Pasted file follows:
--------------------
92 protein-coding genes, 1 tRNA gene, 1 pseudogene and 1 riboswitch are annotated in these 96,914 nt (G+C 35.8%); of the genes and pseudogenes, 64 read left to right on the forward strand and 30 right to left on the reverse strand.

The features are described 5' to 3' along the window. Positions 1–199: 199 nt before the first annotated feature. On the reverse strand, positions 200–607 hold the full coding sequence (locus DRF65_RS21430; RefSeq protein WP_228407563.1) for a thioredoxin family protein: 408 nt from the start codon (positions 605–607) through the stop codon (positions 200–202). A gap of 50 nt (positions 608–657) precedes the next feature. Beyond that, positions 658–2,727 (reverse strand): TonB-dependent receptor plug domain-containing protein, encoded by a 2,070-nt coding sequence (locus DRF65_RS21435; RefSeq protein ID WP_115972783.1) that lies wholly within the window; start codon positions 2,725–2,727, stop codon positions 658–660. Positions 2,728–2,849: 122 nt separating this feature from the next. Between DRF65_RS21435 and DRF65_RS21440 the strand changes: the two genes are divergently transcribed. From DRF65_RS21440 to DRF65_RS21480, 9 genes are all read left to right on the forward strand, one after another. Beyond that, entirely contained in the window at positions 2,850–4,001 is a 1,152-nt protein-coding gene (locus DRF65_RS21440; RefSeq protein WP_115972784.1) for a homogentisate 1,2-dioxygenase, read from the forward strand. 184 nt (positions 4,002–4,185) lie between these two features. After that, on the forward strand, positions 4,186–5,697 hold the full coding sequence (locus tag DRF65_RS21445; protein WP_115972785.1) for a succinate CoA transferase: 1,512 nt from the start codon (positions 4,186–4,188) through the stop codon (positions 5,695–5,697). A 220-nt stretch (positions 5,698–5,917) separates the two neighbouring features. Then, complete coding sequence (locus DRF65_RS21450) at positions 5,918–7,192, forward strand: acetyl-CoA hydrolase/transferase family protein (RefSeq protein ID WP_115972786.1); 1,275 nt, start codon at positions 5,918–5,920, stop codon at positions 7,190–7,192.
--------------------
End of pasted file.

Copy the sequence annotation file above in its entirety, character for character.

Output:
92 protein-coding genes, 1 tRNA gene, 1 pseudogene and 1 riboswitch are annotated in these 96,914 nt (G+C 35.8%); of the genes and pseudogenes, 64 read left to right on the forward strand and 30 right to left on the reverse strand.

The features are described 5' to 3' along the window. Positions 1–199: 199 nt before the first annotated feature. On the reverse strand, positions 200–607 hold the full coding sequence (locus DRF65_RS21430; RefSeq protein WP_228407563.1) for a thioredoxin family protein: 408 nt from the start codon (positions 605–607) through the stop codon (positions 200–202). A gap of 50 nt (positions 608–657) precedes the next feature. Beyond that, positions 658–2,727 (reverse strand): TonB-dependent receptor plug domain-containing protein, encoded by a 2,070-nt coding sequence (locus DRF65_RS21435; RefSeq protein ID WP_115972783.1) that lies wholly within the window; start codon positions 2,725–2,727, stop codon positions 658–660. Positions 2,728–2,849: 122 nt separating this feature from the next. Between DRF65_RS21435 and DRF65_RS21440 the strand changes: the two genes are divergently transcribed. From DRF65_RS21440 to DRF65_RS21480, 9 genes are all read left to right on the forward strand, one after another. Beyond that, entirely contained in the window at positions 2,850–4,001 is a 1,152-nt protein-coding gene (locus DRF65_RS21440; RefSeq protein WP_115972784.1) for a homogentisate 1,2-dioxygenase, read from the forward strand. 184 nt (positions 4,002–4,185) lie between these two features. After that, on the forward strand, positions 4,186–5,697 hold the full coding sequence (locus tag DRF65_RS21445; protein WP_115972785.1) for a succinate CoA transferase: 1,512 nt from the start codon (positions 4,186–4,188) through the stop codon (positions 5,695–5,697). A 220-nt stretch (positions 5,698–5,917) separates the two neighbouring features. Then, complete coding sequence (locus DRF65_RS21450) at positions 5,918–7,192, forward strand: acetyl-CoA hydrolase/transferase family protein (RefSeq protein ID WP_115972786.1); 1,275 nt, start codon at positions 5,918–5,920, stop codon at positions 7,190–7,192.